This article dives into the critical role of zero-velocity filters in air traffic control, highlighting how they improve radar accuracy by eliminating stationary objects from the radar display. A video shows an implementation with SkyRadar FreeScopes.

Zero-Velocity Filters in Air Traffic Control

In air traffic control, a zero-velocity filter plays a crucial role in improving the accuracy of radar systems by filtering out stationary or near-stationary objects, such as buildings or trees, from the radar's display. The primary aim is to focus solely on objects with a velocity indicative of aircraft, thereby increasing operational efficiency and reducing the risk of false positives.

Reflections from Stationary Targets are a Challenge

Conventional radar systems emit radio waves that bounce off objects and return to the radar. The time it takes for the radio wave to return is proportional to the distance to the object. While this information is valuable, it also includes reflections from stationary objects that are not relevant to air traffic control. This is where the zero-velocity filter comes into play.

How Zero Velocity Filters Work

Technically, a zero velocity filter is a low-pass filter with the task to keep only clutter. It is a recursive filter. These filters, also called Infinite Impulse Response (IIR) filters,  are an efficient way of achieving a long impulse response, without having to perform a long convolution. They execute very rapidly, but have less performance and flexibility than other digital filters. Objects that remain in the same position over multiple scans are presumed to be stationary. The zero velocity filter keeps these objects. In contrast, objects that change position are considered to be in motion and are displayed on the radar screen for air traffic controllers to monitor. They are filtered out.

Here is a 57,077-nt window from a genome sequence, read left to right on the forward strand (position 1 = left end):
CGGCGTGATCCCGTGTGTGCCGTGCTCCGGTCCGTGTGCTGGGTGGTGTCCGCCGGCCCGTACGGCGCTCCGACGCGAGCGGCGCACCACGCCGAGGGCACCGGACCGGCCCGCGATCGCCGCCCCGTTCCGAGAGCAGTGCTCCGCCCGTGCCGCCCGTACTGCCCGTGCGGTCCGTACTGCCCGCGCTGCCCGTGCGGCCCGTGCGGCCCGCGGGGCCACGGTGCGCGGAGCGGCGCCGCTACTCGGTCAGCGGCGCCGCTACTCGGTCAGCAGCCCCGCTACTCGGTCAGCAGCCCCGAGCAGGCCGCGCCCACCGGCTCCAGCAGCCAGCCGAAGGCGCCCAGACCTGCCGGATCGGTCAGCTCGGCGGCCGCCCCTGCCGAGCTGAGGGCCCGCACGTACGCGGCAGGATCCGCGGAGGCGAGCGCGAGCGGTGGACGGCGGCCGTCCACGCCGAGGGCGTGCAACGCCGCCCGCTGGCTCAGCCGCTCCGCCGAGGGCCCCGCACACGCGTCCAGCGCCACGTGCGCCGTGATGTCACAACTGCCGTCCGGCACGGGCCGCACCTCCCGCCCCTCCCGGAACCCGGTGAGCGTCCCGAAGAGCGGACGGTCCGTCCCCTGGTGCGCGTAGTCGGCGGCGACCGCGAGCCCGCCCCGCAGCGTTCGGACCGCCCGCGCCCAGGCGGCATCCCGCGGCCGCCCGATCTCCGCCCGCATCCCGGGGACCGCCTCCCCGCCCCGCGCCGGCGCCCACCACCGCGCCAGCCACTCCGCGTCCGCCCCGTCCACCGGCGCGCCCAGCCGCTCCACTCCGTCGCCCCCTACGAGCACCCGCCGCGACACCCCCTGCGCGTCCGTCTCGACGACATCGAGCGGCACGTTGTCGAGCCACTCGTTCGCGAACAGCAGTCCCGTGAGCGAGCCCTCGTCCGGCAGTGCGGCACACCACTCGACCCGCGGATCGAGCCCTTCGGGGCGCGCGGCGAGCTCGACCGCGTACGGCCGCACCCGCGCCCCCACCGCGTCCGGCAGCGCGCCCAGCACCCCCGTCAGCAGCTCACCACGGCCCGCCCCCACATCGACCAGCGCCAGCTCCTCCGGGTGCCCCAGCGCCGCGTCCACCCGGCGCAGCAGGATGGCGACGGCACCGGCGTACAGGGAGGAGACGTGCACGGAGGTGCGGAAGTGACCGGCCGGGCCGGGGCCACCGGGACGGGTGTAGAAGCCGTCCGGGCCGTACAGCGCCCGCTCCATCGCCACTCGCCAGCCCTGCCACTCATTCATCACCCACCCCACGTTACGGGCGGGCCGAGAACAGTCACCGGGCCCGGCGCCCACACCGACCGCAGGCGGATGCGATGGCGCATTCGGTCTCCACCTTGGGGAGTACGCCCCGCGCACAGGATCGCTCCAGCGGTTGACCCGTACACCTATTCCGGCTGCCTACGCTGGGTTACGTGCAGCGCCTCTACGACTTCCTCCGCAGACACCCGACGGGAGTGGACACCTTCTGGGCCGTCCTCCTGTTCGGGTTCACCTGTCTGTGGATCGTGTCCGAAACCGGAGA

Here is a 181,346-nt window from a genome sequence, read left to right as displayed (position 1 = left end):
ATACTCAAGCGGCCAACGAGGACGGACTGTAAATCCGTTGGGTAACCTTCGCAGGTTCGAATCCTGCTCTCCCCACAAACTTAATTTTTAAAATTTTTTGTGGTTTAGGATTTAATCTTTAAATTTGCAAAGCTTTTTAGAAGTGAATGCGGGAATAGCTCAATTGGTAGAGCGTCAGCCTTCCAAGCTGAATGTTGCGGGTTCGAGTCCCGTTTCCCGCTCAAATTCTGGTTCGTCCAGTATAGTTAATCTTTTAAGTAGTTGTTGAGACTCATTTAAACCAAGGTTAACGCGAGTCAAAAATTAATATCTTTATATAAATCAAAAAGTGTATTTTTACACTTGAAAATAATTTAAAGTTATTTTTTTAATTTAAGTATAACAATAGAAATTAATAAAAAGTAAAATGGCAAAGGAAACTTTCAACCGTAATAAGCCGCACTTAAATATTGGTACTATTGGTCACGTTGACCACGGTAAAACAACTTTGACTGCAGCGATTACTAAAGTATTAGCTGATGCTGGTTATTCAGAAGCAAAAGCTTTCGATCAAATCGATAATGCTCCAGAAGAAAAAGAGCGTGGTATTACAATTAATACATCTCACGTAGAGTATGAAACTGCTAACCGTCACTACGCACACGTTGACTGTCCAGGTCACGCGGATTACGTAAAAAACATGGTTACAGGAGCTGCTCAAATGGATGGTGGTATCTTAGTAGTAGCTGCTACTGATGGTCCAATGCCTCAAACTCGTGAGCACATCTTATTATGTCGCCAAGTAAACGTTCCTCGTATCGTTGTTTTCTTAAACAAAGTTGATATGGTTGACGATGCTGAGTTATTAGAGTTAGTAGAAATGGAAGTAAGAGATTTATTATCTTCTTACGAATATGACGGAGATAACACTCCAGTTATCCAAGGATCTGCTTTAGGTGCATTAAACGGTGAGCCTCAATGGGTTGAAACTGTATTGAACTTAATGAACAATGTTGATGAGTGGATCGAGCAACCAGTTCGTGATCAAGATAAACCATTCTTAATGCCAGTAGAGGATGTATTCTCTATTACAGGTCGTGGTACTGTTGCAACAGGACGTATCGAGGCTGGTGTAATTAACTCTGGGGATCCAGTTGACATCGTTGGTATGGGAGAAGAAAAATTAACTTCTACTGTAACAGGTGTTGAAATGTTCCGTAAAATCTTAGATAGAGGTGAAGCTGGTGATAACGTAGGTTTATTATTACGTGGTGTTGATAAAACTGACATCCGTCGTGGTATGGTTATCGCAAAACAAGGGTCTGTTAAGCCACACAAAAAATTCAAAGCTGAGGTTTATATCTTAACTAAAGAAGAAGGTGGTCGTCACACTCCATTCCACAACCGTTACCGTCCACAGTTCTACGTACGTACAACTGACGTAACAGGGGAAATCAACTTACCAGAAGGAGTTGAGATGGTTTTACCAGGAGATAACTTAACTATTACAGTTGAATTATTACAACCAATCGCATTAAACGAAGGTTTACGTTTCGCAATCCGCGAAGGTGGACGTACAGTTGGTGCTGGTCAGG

Sometimes, the zero velocity filter is defined as the algorithm which eliminates stationary clutter. In we use the positive definition. Meaning: the zero velocity filter keeps the stationary clutter and removes everything which moves. 

It hence gives us an image of all stationary objects within the range of the radar.

Eliminating Clutter

The inclusion of a zero-velocity filter is an essential feature in modern radar systems used for air traffic control. By eliminating stationary clutter and focusing on moving aircraft, it significantly enhances situational awareness, allowing for safer and more efficient airspace management. Read the article on clutter-map-subtraction to see how Zero Velocity Filters work together with Clutter Maps.

Zero Velocity Filter in FreeScopes - a Video

In the following short video, you see the implementation of a zero-velocity filter in FreeScopes.

It only shows the clutter - meaning the static data. Moving objects are filtered out.

Comparing MTI and the Zero Velocity Filter

The Zero Velocity Filter method detects the signal pulses coming from standing targets. This filter implements an inverse MTI method. Since the MTI extracts the moving targets, the MTI-1 detects the standing targets.


Learn more about how zero velocity filter and how it is used in an MTD.

Zero Velocity Filter in FreeScopes

The zero velocity filter is part of FreeScopes ATC II.  A-Scope and PPI are part of FreeScopes Basic I

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